The Woodmen (5-2-1) responded in the home half of the third. Indiana recruit Alex Krupa reached on a fielder’s choice, stole second, moved to third on a wild pitch and scored on a single by Landon Fink.
Greenwood evened the score at two in the bottom of the fifth, but not without some controversy.
Chad Honeycutt led off with a double and was subsequently removed for pinch-runner Adam Miller.
With the count 1-0 on Marty Underwood, Irving attempted to pick off Miller at second case. Miller and Gibson, the Coguars’ shortstop, collided. Miller made it back to second safely.
Underwood went on to bunt down the third base line. Irving tried for the out at third, but Miller beat the throw.
Krupa then got the run in with a fielder’s choice to shortstop, barely outdistancing Gibson’s throw to first.
Murphy came out to protest the most recent play, but acknowledged that the “buildup” of what he perceived to be questionable calls in the inning prompted him to speak his peace.
“I didn’t understand why it was an ‘out’ call then a ‘safe’ call,” Murphy said of the play at first. “(The field umpire) called it ‘out’ then he called it ‘safe.’ That’s what most of the discussion was about.
Shortly thereafter, the field umpire handed Murphy a dugout restriction, meaning he could still coach but was not permitted to step on the field except for a pitching change or a player injury.
“And, the only gripe I have is I get restricted to the dugout after I’m done with the conversation and I’m heading back to the dugout,” he said. “I don’t understand that.”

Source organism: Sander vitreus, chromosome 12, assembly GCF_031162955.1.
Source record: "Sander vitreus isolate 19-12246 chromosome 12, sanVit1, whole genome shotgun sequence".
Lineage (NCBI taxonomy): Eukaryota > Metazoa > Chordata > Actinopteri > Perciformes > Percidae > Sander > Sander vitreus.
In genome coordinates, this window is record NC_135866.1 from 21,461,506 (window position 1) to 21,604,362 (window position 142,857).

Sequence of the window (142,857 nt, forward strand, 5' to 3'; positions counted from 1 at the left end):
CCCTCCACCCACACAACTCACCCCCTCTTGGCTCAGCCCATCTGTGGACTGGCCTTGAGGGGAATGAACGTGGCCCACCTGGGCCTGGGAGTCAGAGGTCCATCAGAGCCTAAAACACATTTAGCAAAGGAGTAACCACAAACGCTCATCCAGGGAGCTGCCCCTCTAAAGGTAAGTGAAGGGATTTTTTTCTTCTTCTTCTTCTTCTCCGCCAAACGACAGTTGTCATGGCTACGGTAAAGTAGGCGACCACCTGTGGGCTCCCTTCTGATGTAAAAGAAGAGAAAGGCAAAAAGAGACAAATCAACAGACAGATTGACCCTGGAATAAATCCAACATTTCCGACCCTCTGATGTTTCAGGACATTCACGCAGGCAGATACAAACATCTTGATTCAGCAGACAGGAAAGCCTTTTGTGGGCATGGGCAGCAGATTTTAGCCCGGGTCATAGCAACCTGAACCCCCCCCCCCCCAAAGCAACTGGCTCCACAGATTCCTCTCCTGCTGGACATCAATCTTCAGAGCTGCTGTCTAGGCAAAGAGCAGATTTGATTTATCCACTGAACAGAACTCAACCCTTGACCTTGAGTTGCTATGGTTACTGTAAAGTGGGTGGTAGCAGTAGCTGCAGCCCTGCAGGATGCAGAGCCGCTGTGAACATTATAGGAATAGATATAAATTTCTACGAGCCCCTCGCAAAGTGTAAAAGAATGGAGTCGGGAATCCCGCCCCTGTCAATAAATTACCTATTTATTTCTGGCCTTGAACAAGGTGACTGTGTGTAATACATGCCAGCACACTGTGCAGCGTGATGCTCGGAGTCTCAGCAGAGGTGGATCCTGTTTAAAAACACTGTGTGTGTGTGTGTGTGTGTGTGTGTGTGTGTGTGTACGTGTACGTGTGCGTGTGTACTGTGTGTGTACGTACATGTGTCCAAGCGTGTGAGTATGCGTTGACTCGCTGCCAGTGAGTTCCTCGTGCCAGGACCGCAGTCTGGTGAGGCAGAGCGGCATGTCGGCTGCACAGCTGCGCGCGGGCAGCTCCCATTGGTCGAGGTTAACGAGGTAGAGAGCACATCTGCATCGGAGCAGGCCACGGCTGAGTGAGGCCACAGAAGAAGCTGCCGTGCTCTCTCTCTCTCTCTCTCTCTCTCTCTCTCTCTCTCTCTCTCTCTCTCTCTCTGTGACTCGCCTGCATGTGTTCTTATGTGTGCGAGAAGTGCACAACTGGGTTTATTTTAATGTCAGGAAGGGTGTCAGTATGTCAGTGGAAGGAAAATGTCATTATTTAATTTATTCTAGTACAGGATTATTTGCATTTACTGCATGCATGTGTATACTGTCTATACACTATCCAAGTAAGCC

Irving escaped further damage in the frame, but his night was done after five innings. The Ohio State recruit allowed six hits, two runs (both earned), two walks and struck out eight.
After the fifth, the two teams never officially scored another run.
The Cougars gave themselves plenty of other chances, putting runners in scoring position in innings seven through 10, a runner on third in the eighth, ninth and 10th innings, and loading the bases in the ninth and 10th innings. But they came away empty each time.
A night after it left 10 men on base in a 6-3 home loss to Perry Meridian, G-C stranded 16 vs. Greenwood.
On the bright side, the Cougars received an exemplary relief effort from lefty Brendon Neal, who threw five scoreless innings, allowing one hit. He walked four (two intentionally) and fanned 10, ending the final four frames on punch-outs.
“They were on. They were both really dealing,” Murphy said of Irving and Neal. “It was fun to watch.”
G-C’s two hurlers got help from their defense. Adam Rains, who registered an unassisted double play against Perry, dove to his right to snag a hard-hit grounder in the fourth and threw to first for the out.
In the bottom of the eighth, Kersey made a twisting, turning catch in right field on a high fly ball that hung up in the lights.
Despite the tie, the dugout restriction and his team’s continued woes with runners left on base, Murphy was more than all right afterwards.
“You can’t really simulate the pressure kids put on themselves when they come to Victory Field. It was a great experience,” he said. “It would’ve been greater had we been able to finish, but it was a great experience.”
Notes: Jackson reached base in all six plate appearances. He had three hits and walked in his final three at-bats. … Irving was the only other G-C player with more than one hit. … Also pitching for Greenwood were Jon Bowen, Aaron Murray and Sam Orem. … Woodmen manager Andy Bass received a dugout restriction from the field umpire later in the game. … The announced attendance was 1,212 for both games of the doubleheader, the first of which was Mt. Vernon-Fishers. … The Cougars play New Castle (5-1) Wednesday. Greenwood hosts Whiteland (0-2) today.
Greenfield-Central 2, Greenwood 2, 10 innings
SCORE BY INNINGS R H E
GC (6-3-1) 101 000 000 0 — 2 7 0
GW (5-2-1) 001 010 000 0 — 2 7 1
Two or more hits: Jackson, Irving, Kersey (GC); Underwood, Fink, Beidelman (GW). 2B: Jackson (GC), Honeycutt (GW). SB: Neal (GC); Krupa (GW). SAC Bunt: Gibson (GC), Bailey (GW). LOB: GC 16, GW 11.